2. NFL Sports Talk Football '93 (1992 - MegaDrive)

Apparently created as a rival for EA's Madden series, the Joe Montana Football games were never as successful as their rivals but they did give birth to the short-lived-but-impressive 'Sports Talk' brand. This entry in the series is also the game that really got me interested in the sport to begin with and is the reason I've supported the 49ers for about 18 years now! As far as the game is concerned, there's plenty of options and play-modes to get stuck into and, unusually, the action is viewed from an angled-overhead perspective which scrolls horizontally. It features some really nice zoomed-in graphics when the play requires it too, but the real 'talking point' (har har!) is the masses of sampled speech which literally creates a running commentary. A superbly playable (if slightly easy) game with audio which amazed me back then and still impresses today.

1. John Madden Football (1994 - 3DO)

As much as it pains me to have a bloody EA game at the top of the list, this entry in the long-running series really was a special game. Good thing too as I put a lot of effort into finding a copy of it which, being a 3DO game, wasn't easy! I believe it was the first true 3D game of its type and EA used the power of the 3DO and the capacity of its CD-based storage to their full advantage to produce a remarkably comprehensive game which featured lovely intros and presentation similar to TV coverage including many clips of Mr. Madden himself offering advice and analysis, multiple clips of each team in action, some historical coverage, and there was even the option to play as one of many famous championship-winning teams of the past. Combine this with stacks of stats and options as well as fantastically balanced and intuitive gameplay, and the result is the most enjoyable American Football game I've yet played...


  1. Nice write-up, Simon.

    Video games played an important role in my early fascination with American Football too. I never thought about it before, but the Madden games must have taught me about the rules and nuances of the game just as much as Championship Manager taught me the names of Scarborough's reserve goalie.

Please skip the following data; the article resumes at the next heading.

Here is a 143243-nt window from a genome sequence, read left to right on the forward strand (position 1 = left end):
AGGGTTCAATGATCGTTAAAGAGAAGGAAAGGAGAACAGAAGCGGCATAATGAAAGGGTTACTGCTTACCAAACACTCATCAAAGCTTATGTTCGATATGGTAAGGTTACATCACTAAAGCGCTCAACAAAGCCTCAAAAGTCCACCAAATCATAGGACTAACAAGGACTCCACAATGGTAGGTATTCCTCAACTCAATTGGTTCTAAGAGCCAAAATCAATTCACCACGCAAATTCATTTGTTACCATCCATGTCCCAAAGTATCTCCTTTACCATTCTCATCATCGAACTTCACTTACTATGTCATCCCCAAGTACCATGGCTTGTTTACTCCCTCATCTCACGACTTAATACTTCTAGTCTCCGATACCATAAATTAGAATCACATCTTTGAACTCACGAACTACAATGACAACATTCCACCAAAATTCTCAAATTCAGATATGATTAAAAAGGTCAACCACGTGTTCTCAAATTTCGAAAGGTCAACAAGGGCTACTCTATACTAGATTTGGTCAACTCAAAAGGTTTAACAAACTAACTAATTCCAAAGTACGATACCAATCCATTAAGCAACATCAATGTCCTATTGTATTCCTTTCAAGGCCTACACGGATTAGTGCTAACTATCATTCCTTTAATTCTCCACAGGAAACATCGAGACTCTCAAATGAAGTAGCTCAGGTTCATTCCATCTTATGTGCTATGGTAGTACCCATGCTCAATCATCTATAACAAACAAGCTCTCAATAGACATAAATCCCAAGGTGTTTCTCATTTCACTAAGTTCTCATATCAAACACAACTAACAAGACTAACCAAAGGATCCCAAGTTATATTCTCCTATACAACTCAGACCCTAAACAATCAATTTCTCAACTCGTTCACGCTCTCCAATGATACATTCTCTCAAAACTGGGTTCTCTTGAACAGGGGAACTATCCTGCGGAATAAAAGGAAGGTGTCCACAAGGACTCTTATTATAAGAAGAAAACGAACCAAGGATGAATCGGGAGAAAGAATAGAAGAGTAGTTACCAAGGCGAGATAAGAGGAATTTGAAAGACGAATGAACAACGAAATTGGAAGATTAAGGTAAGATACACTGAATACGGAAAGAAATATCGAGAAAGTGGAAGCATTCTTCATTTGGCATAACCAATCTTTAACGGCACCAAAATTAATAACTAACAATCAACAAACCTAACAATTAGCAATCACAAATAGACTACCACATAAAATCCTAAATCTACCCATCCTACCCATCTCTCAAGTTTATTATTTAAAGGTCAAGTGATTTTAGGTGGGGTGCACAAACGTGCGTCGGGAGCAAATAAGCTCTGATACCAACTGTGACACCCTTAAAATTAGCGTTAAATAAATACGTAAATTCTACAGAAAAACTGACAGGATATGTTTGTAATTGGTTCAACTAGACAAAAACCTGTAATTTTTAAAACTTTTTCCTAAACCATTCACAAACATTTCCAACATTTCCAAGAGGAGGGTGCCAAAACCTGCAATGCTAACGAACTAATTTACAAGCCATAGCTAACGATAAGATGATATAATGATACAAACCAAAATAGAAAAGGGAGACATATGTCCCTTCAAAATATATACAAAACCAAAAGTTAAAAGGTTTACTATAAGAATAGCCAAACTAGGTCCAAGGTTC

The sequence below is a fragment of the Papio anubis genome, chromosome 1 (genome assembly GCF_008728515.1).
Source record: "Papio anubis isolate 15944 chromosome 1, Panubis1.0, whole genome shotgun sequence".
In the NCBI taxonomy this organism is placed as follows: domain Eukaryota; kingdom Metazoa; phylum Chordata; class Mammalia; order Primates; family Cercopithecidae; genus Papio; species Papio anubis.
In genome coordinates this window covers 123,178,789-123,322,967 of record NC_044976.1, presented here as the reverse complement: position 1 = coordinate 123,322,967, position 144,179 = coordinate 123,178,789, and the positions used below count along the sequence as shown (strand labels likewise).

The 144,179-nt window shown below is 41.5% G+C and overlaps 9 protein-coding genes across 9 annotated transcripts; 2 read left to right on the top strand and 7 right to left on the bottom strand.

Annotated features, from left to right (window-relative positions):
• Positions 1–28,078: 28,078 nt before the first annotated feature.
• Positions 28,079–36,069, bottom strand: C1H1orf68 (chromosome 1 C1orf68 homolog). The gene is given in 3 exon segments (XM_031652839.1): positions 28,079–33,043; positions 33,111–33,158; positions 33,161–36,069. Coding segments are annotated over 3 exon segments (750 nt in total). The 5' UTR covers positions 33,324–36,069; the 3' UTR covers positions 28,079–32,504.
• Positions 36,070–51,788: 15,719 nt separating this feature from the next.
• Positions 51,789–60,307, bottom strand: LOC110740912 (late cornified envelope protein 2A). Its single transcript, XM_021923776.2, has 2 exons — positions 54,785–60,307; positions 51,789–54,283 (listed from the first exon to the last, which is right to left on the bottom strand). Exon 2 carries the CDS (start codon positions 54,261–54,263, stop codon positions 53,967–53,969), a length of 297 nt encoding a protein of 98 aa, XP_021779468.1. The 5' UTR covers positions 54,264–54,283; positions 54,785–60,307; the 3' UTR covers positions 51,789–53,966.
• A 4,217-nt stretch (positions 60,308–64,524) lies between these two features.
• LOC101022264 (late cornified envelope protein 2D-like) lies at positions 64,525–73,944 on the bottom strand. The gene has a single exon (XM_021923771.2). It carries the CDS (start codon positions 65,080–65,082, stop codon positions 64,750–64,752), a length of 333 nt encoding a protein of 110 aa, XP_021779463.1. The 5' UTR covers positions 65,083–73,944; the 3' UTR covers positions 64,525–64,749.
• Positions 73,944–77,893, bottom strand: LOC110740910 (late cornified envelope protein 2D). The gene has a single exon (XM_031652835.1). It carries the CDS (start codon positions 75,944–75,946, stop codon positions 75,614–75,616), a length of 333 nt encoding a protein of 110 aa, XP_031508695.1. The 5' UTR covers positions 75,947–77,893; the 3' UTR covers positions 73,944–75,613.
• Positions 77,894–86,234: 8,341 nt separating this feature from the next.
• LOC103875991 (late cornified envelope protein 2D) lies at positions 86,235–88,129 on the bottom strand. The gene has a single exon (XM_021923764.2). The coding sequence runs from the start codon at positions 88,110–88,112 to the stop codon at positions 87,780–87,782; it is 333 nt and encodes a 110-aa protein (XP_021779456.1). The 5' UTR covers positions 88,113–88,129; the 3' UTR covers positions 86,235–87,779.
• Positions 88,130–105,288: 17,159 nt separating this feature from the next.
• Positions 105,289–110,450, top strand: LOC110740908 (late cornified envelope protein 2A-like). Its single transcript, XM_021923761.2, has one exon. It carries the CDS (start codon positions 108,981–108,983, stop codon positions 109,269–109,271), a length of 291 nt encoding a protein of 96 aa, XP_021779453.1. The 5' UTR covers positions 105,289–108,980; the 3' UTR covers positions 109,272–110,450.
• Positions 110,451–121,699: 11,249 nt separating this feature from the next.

My first taste of digital gridiron was a game on my cousin's C64, but that was so long ago and my memory of it so vague that I fear I won't be able to track it down. :( - To Lemon64!

  2. Thanks Marc :) As I mentioned in the post, it was Joe Montana '93 which really got me into the sport. Of course, when deciding to watch it on TV I had to look for the 49ers as they were the main team of the game. I remember, though, that the first year I watched it was the first year since Montana left the Niners for the Chiefs! Oops!

  3. The New York Giants were always going to be my team (Superbowl champs, yay!) as I visited family in New Jersey around '92 and they took us to a Giants training camp where I met Phil Simms. Awesome.

    Shame you missed out on Montana, but having to watch Steve Young was hardly a chore, eh?

  4. Haha, he's still my all-time favourite player :) Jerry Rice too, those days were great :)

  5. You're right there, Marco! :) There's probably too many of them but their quality is always high

  6. My favorite game is these five types of american games.i like rugby very much.this game give me lot of entertainment.when i was 15 years old.i have to go for seeing this game with my father.and now i am 23 years of old.i am too going now with fully interest......

  7. I think the C64 game was 4th and Inches

  8. joe montana 94 was badass. added a shoulder ram head charge for the running backs making it way more interesting

  9. The Joe Montana games were certainly underrated in my opinion, the MD Madden games are good but I preferred Sega's efforts :)